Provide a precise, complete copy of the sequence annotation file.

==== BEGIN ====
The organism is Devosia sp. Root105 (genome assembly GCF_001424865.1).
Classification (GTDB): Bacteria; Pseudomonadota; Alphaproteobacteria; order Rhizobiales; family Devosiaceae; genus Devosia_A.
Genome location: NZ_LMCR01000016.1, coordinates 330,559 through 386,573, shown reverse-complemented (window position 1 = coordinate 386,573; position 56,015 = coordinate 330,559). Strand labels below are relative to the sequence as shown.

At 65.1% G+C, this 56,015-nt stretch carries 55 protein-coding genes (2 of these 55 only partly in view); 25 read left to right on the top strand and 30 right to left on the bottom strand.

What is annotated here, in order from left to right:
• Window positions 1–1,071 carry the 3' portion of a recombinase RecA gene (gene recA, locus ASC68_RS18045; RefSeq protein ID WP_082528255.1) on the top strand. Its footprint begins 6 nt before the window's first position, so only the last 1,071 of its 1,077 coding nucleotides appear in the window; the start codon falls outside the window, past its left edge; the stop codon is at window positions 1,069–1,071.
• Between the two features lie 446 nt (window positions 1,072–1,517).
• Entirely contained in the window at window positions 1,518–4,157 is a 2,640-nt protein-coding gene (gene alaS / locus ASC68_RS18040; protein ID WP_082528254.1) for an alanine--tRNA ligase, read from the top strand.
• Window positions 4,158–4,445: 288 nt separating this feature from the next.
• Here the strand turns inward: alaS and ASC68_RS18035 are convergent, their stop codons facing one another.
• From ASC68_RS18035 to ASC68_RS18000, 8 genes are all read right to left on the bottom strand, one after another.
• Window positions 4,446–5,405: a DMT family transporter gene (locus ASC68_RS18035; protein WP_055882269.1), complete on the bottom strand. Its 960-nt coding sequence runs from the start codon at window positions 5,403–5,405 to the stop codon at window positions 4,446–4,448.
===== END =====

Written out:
The organism is Devosia sp. Root105 (genome assembly GCF_001424865.1).
Classification (GTDB): Bacteria; Pseudomonadota; Alphaproteobacteria; order Rhizobiales; family Devosiaceae; genus Devosia_A.
Genome location: NZ_LMCR01000016.1, coordinates 330,559 through 386,573, shown reverse-complemented (window position 1 = coordinate 386,573; position 56,015 = coordinate 330,559). Strand labels below are relative to the sequence as shown.

At 65.1% G+C, this 56,015-nt stretch carries 55 protein-coding genes (2 of these 55 only partly in view); 25 read left to right on the top strand and 30 right to left on the bottom strand.

What is annotated here, in order from left to right:
• Window positions 1–1,071 carry the 3' portion of a recombinase RecA gene (gene recA, locus ASC68_RS18045; RefSeq protein ID WP_082528255.1) on the top strand. Its footprint begins 6 nt before the window's first position, so only the last 1,071 of its 1,077 coding nucleotides appear in the window; the start codon falls outside the window, past its left edge; the stop codon is at window positions 1,069–1,071.
• Between the two features lie 446 nt (window positions 1,072–1,517).
• Entirely contained in the window at window positions 1,518–4,157 is a 2,640-nt protein-coding gene (gene alaS / locus ASC68_RS18040; protein ID WP_082528254.1) for an alanine--tRNA ligase, read from the top strand.
• Window positions 4,158–4,445: 288 nt separating this feature from the next.
• Here the strand turns inward: alaS and ASC68_RS18035 are convergent, their stop codons facing one another.
• From ASC68_RS18035 to ASC68_RS18000, 8 genes are all read right to left on the bottom strand, one after another.
• Window positions 4,446–5,405: a DMT family transporter gene (locus ASC68_RS18035; protein WP_055882269.1), complete on the bottom strand. Its 960-nt coding sequence runs from the start codon at window positions 5,403–5,405 to the stop codon at window positions 4,446–4,448.